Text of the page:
The wolf and fox are neighbours strange:
I would not build within their range.
The fox once eyed with strict regard
From day to day, a poultry-yard;
But though a most accomplished cheat,
He could not get a fowl to eat.
Between the risk and appetite,
His rogueship’s trouble was not slight.
“Alas!” said he, “this stupid rabble
But mock me with their constant gabble;
I go and come, and rack my brains,
And get my labour for my pains.
Your rustic owner, safe at home,
Takes all the profits as they come:
He sells his capons and his chicks,
Or keeps them hanging on his hook,
All dressed and ready for his cook;
But I, adept in art and tricks,
Should I but catch the toughest crower,
Should be brimful of joy, and more.
O Jove supreme! why was I made
A master of the fox’s trade?
By all the higher powers, and lower,
I swear to rob this chicken-grower!”
Revolving such revenge within,
When night had stilled the various din,
And poppies seemed to bear full sway
Over man and dog, as locked they lay
Alike secure in slumber deep,
And cocks and hens were fast asleep,
On the populous roost he stole.
By negligence,—a common sin,—
The farmer left unclosed the hole,
And, stooping down, the fox went in.
The blood of every fowl was spilled,
The citadel with murder filled.
The dawn disclosed sad sights, I believe,
When heaps on slaughtered heaps were seen,
All weltering in their mingled gore.
With horror stricken, as of yore,
The sun well nigh shrunk back again,
To hide beneath the liquid main.
Such sight once saw the Trojan plain,
When on the fierce Atrides’ head
Apollo’s awful anger fell,
And strewed the crimson field with dead:
Of Greeks, scarce one was left to tell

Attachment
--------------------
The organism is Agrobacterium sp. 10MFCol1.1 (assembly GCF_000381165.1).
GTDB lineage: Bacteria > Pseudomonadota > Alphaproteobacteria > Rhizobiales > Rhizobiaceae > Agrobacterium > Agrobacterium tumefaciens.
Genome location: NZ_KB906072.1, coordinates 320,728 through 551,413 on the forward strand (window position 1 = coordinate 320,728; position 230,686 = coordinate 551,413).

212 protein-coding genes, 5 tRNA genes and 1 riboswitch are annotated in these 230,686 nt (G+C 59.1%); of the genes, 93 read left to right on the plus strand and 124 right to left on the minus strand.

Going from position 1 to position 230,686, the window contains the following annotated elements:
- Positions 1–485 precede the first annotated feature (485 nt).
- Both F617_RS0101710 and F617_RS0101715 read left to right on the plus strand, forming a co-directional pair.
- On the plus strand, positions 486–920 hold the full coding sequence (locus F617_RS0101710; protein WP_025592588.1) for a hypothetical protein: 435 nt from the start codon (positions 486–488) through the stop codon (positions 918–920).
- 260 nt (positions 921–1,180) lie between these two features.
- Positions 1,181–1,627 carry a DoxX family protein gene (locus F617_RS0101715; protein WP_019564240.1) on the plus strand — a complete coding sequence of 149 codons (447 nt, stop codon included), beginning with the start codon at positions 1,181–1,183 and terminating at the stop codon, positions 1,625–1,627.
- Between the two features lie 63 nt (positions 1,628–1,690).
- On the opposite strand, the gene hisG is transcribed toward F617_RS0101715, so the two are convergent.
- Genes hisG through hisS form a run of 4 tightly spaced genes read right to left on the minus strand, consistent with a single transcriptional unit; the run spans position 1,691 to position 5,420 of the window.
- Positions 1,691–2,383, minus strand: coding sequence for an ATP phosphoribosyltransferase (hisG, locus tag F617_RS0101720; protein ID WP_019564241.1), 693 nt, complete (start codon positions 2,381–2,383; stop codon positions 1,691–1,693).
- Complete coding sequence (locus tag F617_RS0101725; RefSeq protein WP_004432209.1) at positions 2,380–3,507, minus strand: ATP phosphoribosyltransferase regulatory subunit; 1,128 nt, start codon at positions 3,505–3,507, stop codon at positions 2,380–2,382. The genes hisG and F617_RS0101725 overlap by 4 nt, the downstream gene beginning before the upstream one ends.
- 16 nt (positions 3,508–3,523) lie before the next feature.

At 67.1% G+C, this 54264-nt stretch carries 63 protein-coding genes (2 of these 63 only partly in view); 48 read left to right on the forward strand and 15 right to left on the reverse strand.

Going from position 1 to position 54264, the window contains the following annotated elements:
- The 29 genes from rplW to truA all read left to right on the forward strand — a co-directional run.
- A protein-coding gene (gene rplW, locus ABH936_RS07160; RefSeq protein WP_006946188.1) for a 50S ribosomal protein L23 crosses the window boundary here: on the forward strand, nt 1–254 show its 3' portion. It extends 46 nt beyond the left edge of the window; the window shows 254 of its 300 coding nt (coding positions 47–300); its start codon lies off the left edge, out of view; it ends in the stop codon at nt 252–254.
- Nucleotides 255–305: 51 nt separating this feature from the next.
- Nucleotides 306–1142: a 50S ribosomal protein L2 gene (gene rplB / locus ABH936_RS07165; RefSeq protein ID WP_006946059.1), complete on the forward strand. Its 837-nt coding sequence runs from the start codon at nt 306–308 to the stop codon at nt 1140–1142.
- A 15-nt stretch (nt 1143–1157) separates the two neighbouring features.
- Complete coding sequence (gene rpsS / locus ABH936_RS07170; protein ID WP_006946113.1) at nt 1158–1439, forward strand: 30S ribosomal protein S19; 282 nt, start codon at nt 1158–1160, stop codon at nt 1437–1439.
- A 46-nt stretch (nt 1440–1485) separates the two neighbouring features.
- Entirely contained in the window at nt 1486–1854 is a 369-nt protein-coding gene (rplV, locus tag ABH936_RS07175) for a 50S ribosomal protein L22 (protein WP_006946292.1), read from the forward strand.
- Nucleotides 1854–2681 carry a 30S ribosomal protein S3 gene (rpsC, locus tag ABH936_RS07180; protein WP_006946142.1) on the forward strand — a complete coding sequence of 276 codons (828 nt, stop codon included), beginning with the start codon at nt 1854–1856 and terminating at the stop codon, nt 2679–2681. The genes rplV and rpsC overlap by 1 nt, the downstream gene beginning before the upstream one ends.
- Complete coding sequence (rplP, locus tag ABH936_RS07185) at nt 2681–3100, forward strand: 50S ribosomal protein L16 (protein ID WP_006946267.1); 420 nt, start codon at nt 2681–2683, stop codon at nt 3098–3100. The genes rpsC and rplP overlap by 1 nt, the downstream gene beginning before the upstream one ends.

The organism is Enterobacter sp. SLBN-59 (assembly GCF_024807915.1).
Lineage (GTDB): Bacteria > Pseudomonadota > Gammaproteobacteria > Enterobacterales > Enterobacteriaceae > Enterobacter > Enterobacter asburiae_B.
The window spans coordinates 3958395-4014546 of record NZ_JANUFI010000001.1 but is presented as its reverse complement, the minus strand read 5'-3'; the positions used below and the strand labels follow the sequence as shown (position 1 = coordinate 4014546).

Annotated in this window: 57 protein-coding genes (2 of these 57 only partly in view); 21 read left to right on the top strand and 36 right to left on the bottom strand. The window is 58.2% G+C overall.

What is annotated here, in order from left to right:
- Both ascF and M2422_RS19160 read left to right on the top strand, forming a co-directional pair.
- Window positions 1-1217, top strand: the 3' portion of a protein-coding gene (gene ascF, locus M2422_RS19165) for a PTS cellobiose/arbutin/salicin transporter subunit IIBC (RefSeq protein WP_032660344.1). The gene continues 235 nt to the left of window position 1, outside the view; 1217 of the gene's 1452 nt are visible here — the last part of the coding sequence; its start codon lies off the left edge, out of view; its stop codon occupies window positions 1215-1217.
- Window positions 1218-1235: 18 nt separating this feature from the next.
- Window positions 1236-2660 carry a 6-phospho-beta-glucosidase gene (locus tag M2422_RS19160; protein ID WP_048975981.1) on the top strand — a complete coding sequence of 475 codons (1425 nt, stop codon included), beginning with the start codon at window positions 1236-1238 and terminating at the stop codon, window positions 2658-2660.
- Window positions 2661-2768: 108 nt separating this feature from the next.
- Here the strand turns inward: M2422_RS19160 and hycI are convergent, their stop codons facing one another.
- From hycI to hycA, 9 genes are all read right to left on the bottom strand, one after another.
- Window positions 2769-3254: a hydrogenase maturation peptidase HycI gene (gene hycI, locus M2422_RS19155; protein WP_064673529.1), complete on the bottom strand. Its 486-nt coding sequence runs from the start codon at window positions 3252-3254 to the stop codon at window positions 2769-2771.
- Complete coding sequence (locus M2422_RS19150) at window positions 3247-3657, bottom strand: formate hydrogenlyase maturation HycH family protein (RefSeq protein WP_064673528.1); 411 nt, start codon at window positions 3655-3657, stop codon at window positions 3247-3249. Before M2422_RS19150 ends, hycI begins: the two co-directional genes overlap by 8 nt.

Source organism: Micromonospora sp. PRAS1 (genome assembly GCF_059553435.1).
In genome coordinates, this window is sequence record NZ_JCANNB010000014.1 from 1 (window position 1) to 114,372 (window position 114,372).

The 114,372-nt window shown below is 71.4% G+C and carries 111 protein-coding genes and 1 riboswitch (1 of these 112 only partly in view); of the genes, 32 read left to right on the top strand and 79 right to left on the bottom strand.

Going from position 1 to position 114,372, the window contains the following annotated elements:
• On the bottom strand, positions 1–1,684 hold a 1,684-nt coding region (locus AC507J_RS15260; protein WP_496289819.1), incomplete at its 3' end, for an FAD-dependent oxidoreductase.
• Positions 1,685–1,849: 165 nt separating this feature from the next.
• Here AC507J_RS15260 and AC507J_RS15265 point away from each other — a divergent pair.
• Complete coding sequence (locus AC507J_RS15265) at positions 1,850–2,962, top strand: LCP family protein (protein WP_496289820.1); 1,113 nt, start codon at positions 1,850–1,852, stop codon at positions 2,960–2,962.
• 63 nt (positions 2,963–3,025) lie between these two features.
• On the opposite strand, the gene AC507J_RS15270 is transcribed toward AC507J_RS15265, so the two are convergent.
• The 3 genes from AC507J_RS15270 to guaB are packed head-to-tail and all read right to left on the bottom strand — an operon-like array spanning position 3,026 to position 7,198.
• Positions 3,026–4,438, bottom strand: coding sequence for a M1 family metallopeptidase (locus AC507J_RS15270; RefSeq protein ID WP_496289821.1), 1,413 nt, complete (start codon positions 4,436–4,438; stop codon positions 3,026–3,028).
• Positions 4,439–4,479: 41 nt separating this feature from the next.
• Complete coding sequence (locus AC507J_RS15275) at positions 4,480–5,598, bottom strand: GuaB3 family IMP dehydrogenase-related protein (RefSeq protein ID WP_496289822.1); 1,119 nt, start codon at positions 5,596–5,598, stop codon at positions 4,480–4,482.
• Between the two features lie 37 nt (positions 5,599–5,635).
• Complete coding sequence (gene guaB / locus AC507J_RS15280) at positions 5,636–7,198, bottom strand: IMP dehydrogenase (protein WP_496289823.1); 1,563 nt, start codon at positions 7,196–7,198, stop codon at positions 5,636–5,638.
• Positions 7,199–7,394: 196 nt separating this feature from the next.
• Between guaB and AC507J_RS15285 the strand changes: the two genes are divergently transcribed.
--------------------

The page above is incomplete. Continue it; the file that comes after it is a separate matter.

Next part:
The carnage of that night so dread.
Such slaughter, too, around his tent,
The furious Ajax made, one night,
Of sheep and goats, in easy fight;
In anger blindly confident
That by his well-directed blows
Ulysses fell, or some of those
By whose iniquity and lies
That wily rival took the prize.
The fox, thus having Ajax played,
Bore off the nicest of the brood,—
As many pullets as he could,—
And left the rest, all prostrate laid.
The owner found his sole resource
His servants and his dog to curse.
“You useless puppy, better drowned!
Why did you not your “larum sound?”
“Why did you not the evil shun,”
Said Towser, “as you might have done?
If you, whose interest was more,
Could sleep and leave an open door,
Think you that I, a dog at best,
Would watch, and lose my precious rest?”
This pithy speech had been, in truth,
Good logic in a master’s mouth;
But, coming from a menial’s lip,
It even lacked the lawyership
To save poor Towser from the whip.
O you who head’st a family,
(An honour never grudged by me,)
You art a patriarch unwise,
To sleep, and trust another’s eyes.
Yourself should go to bed the last,
Your doors all seen to, shut and fast.
I charge you never let a fox see
Your special business done by proxy.
The Farmer, the Dog, and the Fox – Jean de La Fontaine Fables – Book 11
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